With just over 37,000 human inhabitants in an area the size of California, the Yukon has a lot of space for wildlife. From broad uninhabited valleys to crystal-clear rivers and endless mountain peaks, more than 80 per cent of the Yukon landmass is wilderness. It’s home to more than 250,000 caribou, 70,000 moose, 22,000 mountain sheep, 6,000 grizzly bears, 10,000 black bears, 1,500 polar bears and 284 species of birds!

Grizzlies have the nickname of ‘Ice Bears’

More than a quarter of Canada’s grizzly bears live there, making it one of the best places anywhere to see one. Sightings of both grizzly and black bears from the side of the road, while hiking and paddling or even from the air, are common.

Shorter summers in the North mean that grizzlies must be as efficient as possible in preparing for their long winter hibernation. They depend on thick crops of berries and seasonal runs of salmon to fatten up. In an autumn feeding frenzy, a grizzly can eat 200,000 berries in a single day!


One of the most unique bear viewing opportunities takes place at Bear Cave Mountain. In a remote location near the Arctic Circle, thermal springs create a turbulent effect in the river water, preventing it from freezing, creating the perfect habitat for salmon. Grizzly bears are attracted to this bounty and are able to fish much later than elsewhere.

Long after the snow starts falling, grizzlies congregate here to feast, which has earned them the nickname ‘Ice Bears’ due to water that freezes in their long winter fur. Visitors tell stories of the ice ‘tinkling like a chandelier’ while the bears walk along the waters’ edge. With only a handful of guests permitted at any one time, and exceptional photographic opportunities, it’s a remarkable experience.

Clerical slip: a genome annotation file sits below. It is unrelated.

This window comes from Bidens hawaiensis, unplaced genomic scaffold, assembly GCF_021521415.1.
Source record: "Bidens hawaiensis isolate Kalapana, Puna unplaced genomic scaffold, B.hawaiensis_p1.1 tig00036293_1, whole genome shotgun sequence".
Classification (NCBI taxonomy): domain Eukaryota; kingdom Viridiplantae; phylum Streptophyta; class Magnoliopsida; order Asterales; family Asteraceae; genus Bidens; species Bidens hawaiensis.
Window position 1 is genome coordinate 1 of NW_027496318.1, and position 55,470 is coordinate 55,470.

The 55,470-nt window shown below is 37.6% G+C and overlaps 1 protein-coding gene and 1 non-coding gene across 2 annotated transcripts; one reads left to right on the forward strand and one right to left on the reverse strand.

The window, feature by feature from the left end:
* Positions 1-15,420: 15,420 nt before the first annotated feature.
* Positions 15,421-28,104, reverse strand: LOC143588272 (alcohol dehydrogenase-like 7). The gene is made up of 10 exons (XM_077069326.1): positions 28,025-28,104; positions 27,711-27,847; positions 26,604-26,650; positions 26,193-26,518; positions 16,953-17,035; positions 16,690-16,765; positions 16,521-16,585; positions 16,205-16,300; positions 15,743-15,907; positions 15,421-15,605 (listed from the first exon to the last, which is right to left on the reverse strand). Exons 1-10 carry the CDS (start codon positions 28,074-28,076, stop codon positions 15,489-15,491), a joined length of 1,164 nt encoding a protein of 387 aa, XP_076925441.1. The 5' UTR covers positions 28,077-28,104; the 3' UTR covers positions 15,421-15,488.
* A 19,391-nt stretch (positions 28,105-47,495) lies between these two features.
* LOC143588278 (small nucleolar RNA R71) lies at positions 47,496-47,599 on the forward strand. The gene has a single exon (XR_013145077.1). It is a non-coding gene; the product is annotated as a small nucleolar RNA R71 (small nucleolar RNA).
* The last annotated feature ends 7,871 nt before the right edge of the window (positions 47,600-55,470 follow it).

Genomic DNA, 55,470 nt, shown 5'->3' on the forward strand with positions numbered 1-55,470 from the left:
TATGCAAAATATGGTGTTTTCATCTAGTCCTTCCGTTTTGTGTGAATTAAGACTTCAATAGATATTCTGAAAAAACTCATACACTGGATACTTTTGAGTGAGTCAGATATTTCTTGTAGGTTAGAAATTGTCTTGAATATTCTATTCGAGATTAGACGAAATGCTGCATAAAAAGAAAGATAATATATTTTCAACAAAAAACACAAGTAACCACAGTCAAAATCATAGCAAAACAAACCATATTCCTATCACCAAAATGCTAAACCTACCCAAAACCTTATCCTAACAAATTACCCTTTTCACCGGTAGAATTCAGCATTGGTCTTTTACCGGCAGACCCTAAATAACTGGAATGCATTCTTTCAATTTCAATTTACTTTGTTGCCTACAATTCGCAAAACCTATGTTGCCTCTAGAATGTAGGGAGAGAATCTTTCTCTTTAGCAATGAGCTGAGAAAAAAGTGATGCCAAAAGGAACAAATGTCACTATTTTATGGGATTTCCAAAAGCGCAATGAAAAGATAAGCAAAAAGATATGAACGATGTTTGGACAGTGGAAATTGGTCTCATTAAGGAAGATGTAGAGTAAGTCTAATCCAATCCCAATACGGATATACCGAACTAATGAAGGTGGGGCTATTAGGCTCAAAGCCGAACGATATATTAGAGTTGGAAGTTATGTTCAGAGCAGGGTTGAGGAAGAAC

Spring and autumn

It’s not all about the bears though. The Yukon is witness every year to many spectacular wildlife migrations. Thousands of salmon make their way up the longest wooden fish ladder in the world in Whitehorse. On land the Porcupine Caribou Herd, the fifth largest herd in North America, ranges over its vast territory in northern Yukon. They can be seen in spring and fall as they migrate along the Dempster Highway corridor from south to north, and back again, often in groups of hundreds or even thousands.

During spring and autumn the skies over the Yukon come alive with thousands upon thousands of migratory birds as they make their way along the Pacific Flyway. Several of these migrations are celebrated in festivals throughout the Yukon. During the Celebration of Swans at Marsh Lake near Whitehorse, approximately 3,000 swans and thousands of other waterfowl stopover on their spring migration north.

At the Crane and Sheep Viewing Festival in Faro an estimated quarter of a million Sandhill Cranes pass through on their spring migration to summer nesting grounds. Tombstone Territorial Park provides habitat to 148 species and the annual birding festival, Weekend on the Wing is an opportunity to see many migratory birds. Environment Yukon offers these as well as other wildlife and bird viewing programs.

Abercrombie & Kent have holidays to Bear Cave Mountain Adventure Camp. For more information visit: www.abercrombiekent.co.uk

Wexas Travel offer a self-drive ‘Highlights of the Yukon’ tour. For more details, go to: www.wexas.com